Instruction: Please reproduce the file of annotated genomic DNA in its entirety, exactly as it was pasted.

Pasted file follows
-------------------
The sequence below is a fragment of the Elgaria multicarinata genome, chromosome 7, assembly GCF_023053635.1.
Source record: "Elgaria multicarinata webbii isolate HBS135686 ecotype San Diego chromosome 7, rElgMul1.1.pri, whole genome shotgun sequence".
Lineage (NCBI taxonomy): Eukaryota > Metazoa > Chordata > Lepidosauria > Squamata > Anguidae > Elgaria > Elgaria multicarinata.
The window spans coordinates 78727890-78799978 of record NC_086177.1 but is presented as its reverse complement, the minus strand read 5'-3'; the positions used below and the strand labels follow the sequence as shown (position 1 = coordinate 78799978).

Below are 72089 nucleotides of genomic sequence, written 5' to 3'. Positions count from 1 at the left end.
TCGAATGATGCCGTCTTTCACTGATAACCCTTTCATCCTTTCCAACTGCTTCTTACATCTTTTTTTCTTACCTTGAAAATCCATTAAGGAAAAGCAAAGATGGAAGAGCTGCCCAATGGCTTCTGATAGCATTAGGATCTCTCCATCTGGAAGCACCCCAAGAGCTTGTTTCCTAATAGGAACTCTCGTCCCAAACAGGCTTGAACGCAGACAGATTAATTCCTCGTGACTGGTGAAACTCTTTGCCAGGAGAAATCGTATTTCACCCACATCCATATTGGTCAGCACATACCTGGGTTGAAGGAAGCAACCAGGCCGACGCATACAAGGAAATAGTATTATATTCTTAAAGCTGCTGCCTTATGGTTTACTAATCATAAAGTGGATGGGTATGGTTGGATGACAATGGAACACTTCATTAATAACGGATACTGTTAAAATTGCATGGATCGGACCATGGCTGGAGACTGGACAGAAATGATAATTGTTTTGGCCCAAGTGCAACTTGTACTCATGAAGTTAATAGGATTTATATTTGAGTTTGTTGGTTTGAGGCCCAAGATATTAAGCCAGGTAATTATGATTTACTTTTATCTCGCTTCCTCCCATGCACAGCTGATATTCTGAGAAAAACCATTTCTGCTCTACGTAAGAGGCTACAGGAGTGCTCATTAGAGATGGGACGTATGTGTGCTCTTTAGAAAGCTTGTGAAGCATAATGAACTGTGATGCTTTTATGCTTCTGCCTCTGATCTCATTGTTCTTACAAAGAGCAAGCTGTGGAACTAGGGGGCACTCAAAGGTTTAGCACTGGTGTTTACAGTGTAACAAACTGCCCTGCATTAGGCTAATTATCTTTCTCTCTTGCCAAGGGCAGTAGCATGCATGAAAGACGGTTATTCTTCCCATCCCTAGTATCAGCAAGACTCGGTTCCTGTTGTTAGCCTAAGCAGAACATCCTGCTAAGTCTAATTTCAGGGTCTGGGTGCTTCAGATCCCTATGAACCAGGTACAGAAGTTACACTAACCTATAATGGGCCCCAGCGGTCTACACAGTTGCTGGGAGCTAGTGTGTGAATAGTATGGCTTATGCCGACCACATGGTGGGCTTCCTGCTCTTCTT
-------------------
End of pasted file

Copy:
The sequence below is a fragment of the Elgaria multicarinata genome, chromosome 7, assembly GCF_023053635.1.
Source record: "Elgaria multicarinata webbii isolate HBS135686 ecotype San Diego chromosome 7, rElgMul1.1.pri, whole genome shotgun sequence".
Lineage (NCBI taxonomy): Eukaryota > Metazoa > Chordata > Lepidosauria > Squamata > Anguidae > Elgaria > Elgaria multicarinata.
The window spans coordinates 78727890-78799978 of record NC_086177.1 but is presented as its reverse complement, the minus strand read 5'-3'; the positions used below and the strand labels follow the sequence as shown (position 1 = coordinate 78799978).

Below are 72089 nucleotides of genomic sequence, written 5' to 3'. Positions count from 1 at the left end.
TCGAATGATGCCGTCTTTCACTGATAACCCTTTCATCCTTTCCAACTGCTTCTTACATCTTTTTTTCTTACCTTGAAAATCCATTAAGGAAAAGCAAAGATGGAAGAGCTGCCCAATGGCTTCTGATAGCATTAGGATCTCTCCATCTGGAAGCACCCCAAGAGCTTGTTTCCTAATAGGAACTCTCGTCCCAAACAGGCTTGAACGCAGACAGATTAATTCCTCGTGACTGGTGAAACTCTTTGCCAGGAGAAATCGTATTTCACCCACATCCATATTGGTCAGCACATACCTGGGTTGAAGGAAGCAACCAGGCCGACGCATACAAGGAAATAGTATTATATTCTTAAAGCTGCTGCCTTATGGTTTACTAATCATAAAGTGGATGGGTATGGTTGGATGACAATGGAACACTTCATTAATAACGGATACTGTTAAAATTGCATGGATCGGACCATGGCTGGAGACTGGACAGAAATGATAATTGTTTTGGCCCAAGTGCAACTTGTACTCATGAAGTTAATAGGATTTATATTTGAGTTTGTTGGTTTGAGGCCCAAGATATTAAGCCAGGTAATTATGATTTACTTTTATCTCGCTTCCTCCCATGCACAGCTGATATTCTGAGAAAAACCATTTCTGCTCTACGTAAGAGGCTACAGGAGTGCTCATTAGAGATGGGACGTATGTGTGCTCTTTAGAAAGCTTGTGAAGCATAATGAACTGTGATGCTTTTATGCTTCTGCCTCTGATCTCATTGTTCTTACAAAGAGCAAGCTGTGGAACTAGGGGGCACTCAAAGGTTTAGCACTGGTGTTTACAGTGTAACAAACTGCCCTGCATTAGGCTAATTATCTTTCTCTCTTGCCAAGGGCAGTAGCATGCATGAAAGACGGTTATTCTTCCCATCCCTAGTATCAGCAAGACTCGGTTCCTGTTGTTAGCCTAAGCAGAACATCCTGCTAAGTCTAATTTCAGGGTCTGGGTGCTTCAGATCCCTATGAACCAGGTACAGAAGTTACACTAACCTATAATGGGCCCCAGCGGTCTACACAGTTGCTGGGAGCTAGTGTGTGAATAGTATGGCTTATGCCGACCACATGGTGGGCTTCCTGCTCTTCTT